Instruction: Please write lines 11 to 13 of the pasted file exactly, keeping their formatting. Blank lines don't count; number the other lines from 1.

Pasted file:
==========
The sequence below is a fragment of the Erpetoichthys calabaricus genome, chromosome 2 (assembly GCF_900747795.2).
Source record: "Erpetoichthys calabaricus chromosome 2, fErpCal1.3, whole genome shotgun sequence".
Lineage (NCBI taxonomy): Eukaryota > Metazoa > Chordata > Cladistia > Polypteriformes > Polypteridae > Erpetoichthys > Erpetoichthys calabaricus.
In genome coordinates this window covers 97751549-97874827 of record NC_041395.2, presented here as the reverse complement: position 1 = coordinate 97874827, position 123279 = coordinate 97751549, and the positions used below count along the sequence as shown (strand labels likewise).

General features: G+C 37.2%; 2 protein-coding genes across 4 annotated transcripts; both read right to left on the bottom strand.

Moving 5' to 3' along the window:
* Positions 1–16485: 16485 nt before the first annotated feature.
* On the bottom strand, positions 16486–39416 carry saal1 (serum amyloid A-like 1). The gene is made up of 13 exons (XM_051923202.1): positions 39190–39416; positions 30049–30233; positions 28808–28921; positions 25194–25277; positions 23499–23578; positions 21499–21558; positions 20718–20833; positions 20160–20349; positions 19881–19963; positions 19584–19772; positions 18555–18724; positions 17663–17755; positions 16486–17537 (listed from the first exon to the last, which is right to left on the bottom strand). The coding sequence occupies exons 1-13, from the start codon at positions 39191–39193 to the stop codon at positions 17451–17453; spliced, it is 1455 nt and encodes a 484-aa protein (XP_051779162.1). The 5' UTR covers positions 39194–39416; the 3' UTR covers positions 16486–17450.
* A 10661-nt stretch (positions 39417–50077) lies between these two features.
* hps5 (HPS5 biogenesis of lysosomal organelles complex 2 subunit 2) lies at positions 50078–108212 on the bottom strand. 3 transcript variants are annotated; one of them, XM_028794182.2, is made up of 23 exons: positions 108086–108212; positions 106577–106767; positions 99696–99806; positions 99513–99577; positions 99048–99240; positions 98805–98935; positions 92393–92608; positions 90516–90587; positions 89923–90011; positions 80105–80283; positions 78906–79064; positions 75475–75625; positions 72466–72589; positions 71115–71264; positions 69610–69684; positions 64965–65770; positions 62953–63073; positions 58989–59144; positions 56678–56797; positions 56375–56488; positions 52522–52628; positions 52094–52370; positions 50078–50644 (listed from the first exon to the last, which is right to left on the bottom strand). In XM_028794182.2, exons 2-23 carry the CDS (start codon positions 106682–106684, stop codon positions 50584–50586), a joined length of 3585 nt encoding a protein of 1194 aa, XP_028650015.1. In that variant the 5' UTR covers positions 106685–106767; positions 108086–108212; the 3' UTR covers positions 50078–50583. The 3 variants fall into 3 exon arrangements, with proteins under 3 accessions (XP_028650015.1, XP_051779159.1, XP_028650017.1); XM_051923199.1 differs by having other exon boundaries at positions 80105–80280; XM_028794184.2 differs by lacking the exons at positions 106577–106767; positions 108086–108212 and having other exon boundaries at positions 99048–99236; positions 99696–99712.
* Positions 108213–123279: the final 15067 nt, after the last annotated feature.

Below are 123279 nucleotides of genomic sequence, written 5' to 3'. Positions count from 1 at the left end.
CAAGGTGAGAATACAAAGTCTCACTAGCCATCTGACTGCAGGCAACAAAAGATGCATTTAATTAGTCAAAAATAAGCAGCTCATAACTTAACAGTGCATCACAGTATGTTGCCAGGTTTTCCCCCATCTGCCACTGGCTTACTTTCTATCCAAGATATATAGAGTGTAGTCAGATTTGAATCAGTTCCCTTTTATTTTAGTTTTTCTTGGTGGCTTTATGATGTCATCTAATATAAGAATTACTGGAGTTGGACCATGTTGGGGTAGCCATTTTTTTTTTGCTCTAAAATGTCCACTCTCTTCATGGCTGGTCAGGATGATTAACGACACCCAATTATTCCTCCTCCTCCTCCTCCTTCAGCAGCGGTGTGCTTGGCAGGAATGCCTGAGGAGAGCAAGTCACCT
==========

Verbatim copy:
* Positions 108213–123279: the final 15067 nt, after the last annotated feature.

Below are 123279 nucleotides of genomic sequence, written 5' to 3'. Positions count from 1 at the left end.
CAAGGTGAGAATACAAAGTCTCACTAGCCATCTGACTGCAGGCAACAAAAGATGCATTTAATTAGTCAAAAATAAGCAGCTCATAACTTAACAGTGCATCACAGTATGTTGCCAGGTTTTCCCCCATCTGCCACTGGCTTACTTTCTATCCAAGATATATAGAGTGTAGTCAGATTTGAATCAGTTCCCTTTTATTTTAGTTTTTCTTGGTGGCTTTATGATGTCATCTAATATAAGAATTACTGGAGTTGGACCATGTTGGGGTAGCCATTTTTTTTTTGCTCTAAAATGTCCACTCTCTTCATGGCTGGTCAGGATGATTAACGACACCCAATTATTCCTCCTCCTCCTCCTCCTTCAGCAGCGGTGTGCTTGGCAGGAATGCCTGAGGAGAGCAAGTCACCT